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The Ministry of International Trade and Industry and the Fair Trade Commission released joint guidelines Monday to regulate nonutility firms as they enter the nation’s electric power retail market.
The move is in line with the revised Electricity Enterprise Act, which will take effect on March 21.
Under the revised regulations, nonpower firms can provide major users, such as hospitals and companies, with high-voltage electricity through power lines owned by utility firms.
Power companies are to notify MITI by Jan. 4 of the consignment fees they intend to impose on the firms who are to use their power lines, according to the revised law.
The guideline, the first of the kind drawn up jointly by MITI and the FTC, aims to ensure fair competition between new entrants and conventional utility firms.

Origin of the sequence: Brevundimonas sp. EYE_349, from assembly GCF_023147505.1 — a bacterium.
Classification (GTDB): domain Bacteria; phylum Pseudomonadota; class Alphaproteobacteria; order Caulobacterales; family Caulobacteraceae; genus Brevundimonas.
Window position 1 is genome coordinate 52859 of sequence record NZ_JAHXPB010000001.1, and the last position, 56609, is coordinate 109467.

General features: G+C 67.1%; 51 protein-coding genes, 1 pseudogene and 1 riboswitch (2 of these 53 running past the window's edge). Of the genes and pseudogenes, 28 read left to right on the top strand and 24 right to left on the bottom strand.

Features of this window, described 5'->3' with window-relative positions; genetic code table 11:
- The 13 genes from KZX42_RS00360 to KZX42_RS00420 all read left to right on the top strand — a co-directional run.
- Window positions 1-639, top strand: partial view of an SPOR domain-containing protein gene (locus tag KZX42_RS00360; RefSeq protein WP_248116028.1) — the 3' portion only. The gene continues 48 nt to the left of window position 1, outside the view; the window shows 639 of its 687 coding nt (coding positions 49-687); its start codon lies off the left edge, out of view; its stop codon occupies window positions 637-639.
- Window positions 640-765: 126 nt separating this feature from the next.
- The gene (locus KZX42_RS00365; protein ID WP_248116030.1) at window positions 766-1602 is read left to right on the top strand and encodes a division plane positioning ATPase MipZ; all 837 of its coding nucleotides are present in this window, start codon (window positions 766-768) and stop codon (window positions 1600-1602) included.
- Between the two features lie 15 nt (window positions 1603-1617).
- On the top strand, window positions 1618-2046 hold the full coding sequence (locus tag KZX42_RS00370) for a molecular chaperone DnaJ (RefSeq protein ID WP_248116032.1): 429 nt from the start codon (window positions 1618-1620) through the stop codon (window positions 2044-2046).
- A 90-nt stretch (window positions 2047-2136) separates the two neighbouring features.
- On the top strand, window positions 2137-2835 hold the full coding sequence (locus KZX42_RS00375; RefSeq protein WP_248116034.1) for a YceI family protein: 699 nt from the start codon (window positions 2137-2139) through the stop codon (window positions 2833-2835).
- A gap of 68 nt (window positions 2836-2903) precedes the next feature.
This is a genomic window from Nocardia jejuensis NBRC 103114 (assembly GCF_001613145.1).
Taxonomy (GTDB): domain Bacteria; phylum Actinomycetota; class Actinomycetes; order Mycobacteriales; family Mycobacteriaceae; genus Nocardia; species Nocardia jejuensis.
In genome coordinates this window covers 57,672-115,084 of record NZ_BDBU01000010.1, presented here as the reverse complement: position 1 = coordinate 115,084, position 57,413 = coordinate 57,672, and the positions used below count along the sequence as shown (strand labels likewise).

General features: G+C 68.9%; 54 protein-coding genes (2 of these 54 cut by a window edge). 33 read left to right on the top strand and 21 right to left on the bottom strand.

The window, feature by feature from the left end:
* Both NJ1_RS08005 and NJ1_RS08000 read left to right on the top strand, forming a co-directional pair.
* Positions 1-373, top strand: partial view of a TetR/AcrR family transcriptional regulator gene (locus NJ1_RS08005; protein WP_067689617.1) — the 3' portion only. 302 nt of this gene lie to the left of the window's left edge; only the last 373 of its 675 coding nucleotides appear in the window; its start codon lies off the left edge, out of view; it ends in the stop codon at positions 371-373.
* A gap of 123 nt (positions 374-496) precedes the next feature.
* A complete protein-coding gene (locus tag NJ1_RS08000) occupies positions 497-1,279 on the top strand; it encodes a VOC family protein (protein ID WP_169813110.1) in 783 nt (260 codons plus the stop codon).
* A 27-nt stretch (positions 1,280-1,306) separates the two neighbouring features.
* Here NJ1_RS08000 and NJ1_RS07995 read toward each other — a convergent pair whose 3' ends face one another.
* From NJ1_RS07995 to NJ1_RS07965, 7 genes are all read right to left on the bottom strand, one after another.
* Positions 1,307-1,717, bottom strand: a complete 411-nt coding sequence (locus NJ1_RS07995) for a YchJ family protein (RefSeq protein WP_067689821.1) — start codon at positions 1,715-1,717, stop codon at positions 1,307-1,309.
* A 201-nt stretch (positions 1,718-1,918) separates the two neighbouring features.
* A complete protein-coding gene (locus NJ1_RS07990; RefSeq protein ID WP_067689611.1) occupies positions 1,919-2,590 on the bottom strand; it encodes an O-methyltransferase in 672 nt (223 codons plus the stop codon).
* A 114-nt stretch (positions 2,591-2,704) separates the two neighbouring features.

It prohibits, for instance, power companies from offering unfairly low prices exclusively for those who are negotiating with new entrants, a practice which would effectively bar newcomers to the market.
It will also ban utility firms from offering unfairly low prices exclusively to their affiliated firms.
Roughly 30 percent of the overall power market will be liberalized as part of the nation’s ongoing structural reform of the economy.

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